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Temple Cat

Cats were all over this Temple in downtown Phnom Penh. This one even decided to pose for me for a split second.

Shopping for Dinner

My first night in Phnom Penh, a few hours after arrival, I was walking narrow streets near the river and walked into this night market, full with all kind of produce and busy shoppers, probably trying to find some tasty ingredients for good Khmer food. Cambodia is not known for great food, like its neighbors (Thailand and Vietnam), but I had many tasty fish soups there and would love to eat it again.

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Phnom Penh Street

I walked a lot while visiting Phnom Penh, trying to absorb everything around me at a slow pace. Can’t remember where exactly I took this photo, somewhere on my way to the Russian Market, about 10 blocks north of it.

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Tuck Tucks In Cambodia

Tuck Tucks are one of the primary transportation choices in Cambodian cities. They are everywhere and drivers are in your face asking if you need a ride. There are lot of them and all of them need business so they hassle tourists to no end about potential ride. At first it was kind of interesting, but after one week in Phnom Penh it was getting on my nerves. I like to walk the city, observe it at my own pace. It means that at every corner I’d be hassled by Tuck Tuck drivers or motorbike riders asking about if I want a ride. When it happens a few dozen times per day, even so most of them I’d take with humor, some of them were very annoying.

Unfortunately there are no other public transportation options to get from one place to another. You either walk or you have to take a ride in Tuck Tuck. Walking can be somewhat hazardous, it is very hot, there are very few sidewalks, and even if there some, they would be occupied by parked cars or bikes and the traffic on the road is very intense. So walking has its own challenges, even so you can walk most of the parts of Phnom Penh in about 30-45 minutes. To take a Tuck Tuck around Phnom Penh is usually cost somewhere from $2 to $4, you have to negotiate it before you get into it. At first it appears to be very inexpensive, but since you take it almost anywhere you go, it can run up easily up to $16-24 per day. Suddenly it is not that cheap to get around.

Negotiate and clearly agree on the price. One day I was walking early morning around the Royal Palace, minding my own business, thinking about going back to hotel and catch free breakfast. Tuck Tuck driver started talking to me and offering a ride. I declined and continued to walk. Minute or so later he turned around and was driving Tuck Tuck against the traffic next to me asking if I visited all the places in Phnom Penh. I told him that I’m not interested and he should move along at which point I turned into one of the streets. He didn’t have turn to it and I thought I got rid of this guy. A few minutes later I hear him back again talking and asking if I need a ride and asking if I have been to the Killing Fields (they all  seems to want to take you there). It was 7AM, so I thought that maybe I can check it off my list and visit it, so I asked how much it would be to go there. Killing Fields are about 7-8 kilometers from Phnom Penh and travel book said that it should be about $10-20 to visit it. This one tells me $15. So I think it is ok and decide to take a ride. This was a mistake. I did not negotiate with him, maybe because I already been talking to him on and off for the last ten minutes, and more importantly didn’t clearly specify that $15 is a round trip. About 10-15 minutes later we arrived at the Killing Fields. Guess what? First question he popped out – if I wanted to ride with him back as well, and that would be another $15. I was cut a little of guard, truly thinking that $15 was a round trip deal. I expressed it to the guy. Back and force. He was not agreeing so I started pulling out $15 cash to pay him for my ride and telling him to go. At this point he started saying “okay, okay, okay” and not taking my money, which I took as agreement for $15 round trip. Not so. Hour or so later when we got back to Phnom Penh and started giving him $15, at which point he started saying that I must pay him $30. There was large crowd of Cambodians gathered around, listening to our verbal conflict. So I had no idea (still don’t) what is the right way to resolve conflict with Tuck Tuck drivers about disputed price of the ride. There were dozen or so of the locals all talking in Khmer, me telling in English that we agreed on $15, while driver insists on $30 and does not accept anything less. I probably could leave $15 and just go away, but being there only for couple days at that point I had no idea what could happen if I did that. So after about five minutes of that spectacle I put $30 on his seat and walked away.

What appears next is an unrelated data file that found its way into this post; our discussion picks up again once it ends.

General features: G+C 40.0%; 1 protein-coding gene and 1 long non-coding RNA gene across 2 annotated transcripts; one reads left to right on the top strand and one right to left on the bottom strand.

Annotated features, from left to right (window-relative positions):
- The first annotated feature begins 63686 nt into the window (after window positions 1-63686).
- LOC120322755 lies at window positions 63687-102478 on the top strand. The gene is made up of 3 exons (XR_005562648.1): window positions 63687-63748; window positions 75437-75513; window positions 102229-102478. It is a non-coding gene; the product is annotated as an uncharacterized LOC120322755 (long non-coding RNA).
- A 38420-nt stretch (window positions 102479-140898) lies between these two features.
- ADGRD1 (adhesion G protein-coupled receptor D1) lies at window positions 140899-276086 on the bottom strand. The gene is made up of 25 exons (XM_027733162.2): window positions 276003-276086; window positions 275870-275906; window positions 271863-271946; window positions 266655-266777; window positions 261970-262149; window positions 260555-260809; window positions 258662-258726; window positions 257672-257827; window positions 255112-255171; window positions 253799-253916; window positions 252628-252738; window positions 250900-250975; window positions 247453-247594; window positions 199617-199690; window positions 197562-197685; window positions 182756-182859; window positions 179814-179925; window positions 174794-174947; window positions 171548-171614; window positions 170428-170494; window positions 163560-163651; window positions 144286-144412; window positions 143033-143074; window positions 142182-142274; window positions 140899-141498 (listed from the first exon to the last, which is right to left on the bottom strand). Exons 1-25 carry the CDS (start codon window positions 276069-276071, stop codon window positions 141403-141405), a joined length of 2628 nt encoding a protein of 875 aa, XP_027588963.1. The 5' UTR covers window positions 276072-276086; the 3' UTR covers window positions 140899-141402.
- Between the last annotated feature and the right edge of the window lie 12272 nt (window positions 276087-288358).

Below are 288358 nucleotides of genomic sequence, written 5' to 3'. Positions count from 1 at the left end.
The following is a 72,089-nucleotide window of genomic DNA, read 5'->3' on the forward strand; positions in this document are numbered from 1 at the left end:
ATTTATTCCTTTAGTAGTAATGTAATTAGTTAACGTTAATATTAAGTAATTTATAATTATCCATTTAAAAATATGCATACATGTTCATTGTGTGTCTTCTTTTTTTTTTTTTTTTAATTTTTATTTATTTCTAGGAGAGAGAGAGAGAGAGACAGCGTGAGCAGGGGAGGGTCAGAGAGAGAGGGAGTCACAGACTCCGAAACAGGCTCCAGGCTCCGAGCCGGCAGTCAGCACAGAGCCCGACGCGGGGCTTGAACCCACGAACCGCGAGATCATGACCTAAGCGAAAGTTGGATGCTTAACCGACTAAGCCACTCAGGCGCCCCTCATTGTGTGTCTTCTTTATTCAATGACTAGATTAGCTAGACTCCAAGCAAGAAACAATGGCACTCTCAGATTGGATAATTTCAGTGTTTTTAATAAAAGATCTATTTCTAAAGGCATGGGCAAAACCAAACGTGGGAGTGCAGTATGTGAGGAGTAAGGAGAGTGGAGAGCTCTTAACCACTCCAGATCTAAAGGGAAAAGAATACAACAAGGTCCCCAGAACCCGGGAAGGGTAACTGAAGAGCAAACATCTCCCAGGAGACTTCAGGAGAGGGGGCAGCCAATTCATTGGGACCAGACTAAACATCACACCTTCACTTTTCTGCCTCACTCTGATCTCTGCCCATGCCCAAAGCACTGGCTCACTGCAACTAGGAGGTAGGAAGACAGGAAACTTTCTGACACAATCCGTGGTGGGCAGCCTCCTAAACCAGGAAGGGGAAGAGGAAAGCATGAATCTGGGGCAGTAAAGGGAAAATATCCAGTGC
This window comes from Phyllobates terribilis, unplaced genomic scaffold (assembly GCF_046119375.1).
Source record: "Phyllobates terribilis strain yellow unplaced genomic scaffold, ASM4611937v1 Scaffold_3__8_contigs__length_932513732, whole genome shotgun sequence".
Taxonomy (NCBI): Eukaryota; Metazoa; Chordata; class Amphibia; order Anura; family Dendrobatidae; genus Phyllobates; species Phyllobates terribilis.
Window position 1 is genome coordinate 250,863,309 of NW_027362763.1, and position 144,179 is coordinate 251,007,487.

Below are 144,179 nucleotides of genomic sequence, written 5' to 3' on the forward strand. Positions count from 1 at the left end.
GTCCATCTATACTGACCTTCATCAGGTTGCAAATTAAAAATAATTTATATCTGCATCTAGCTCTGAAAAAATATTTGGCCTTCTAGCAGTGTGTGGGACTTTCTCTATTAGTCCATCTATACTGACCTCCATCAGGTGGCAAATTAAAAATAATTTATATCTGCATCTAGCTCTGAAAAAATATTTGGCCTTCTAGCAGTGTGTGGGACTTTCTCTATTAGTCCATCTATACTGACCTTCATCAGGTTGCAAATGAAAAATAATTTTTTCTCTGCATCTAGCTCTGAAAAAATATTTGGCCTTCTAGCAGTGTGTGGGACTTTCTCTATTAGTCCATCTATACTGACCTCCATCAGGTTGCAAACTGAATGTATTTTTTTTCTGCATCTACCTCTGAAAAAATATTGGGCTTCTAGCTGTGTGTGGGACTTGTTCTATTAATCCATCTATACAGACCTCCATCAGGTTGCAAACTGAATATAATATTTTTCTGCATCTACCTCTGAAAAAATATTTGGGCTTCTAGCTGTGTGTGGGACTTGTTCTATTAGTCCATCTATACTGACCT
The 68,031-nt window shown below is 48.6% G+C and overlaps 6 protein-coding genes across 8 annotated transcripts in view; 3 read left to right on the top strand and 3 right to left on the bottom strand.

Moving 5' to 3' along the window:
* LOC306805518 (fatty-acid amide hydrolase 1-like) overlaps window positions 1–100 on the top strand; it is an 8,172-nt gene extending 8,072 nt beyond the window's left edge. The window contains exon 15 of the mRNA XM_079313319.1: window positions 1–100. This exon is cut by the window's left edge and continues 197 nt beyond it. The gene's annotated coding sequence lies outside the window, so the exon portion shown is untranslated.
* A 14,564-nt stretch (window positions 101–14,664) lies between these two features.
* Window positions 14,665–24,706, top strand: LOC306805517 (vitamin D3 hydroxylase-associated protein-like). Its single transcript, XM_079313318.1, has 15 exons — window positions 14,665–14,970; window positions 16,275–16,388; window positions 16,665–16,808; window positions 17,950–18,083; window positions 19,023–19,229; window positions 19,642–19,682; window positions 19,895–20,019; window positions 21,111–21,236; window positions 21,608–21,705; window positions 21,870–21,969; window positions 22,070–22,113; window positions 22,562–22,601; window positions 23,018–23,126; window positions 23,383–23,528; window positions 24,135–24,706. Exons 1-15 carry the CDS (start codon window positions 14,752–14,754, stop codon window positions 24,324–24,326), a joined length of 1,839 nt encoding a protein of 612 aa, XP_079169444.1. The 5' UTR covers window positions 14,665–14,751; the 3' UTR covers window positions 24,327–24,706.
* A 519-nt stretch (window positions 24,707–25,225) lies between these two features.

This whole thing left really unpleasant taste about Phnom Penh Tuck Tuck drivers, as I felt he took advantage of me. It’s not that I paid extra $15, not much, its more about being cheated, which is what I felt about that guy, and feeling stupid for failing negotiate round trip price before I took the ride.

On the positive note we had completely opposite experience in Siem Reap just couple days prior to it, where we hired Tuck Tuck driver for entire day for $20, for entire day for that much. Very nice guy. So not all of them are trying to take advantage of you.

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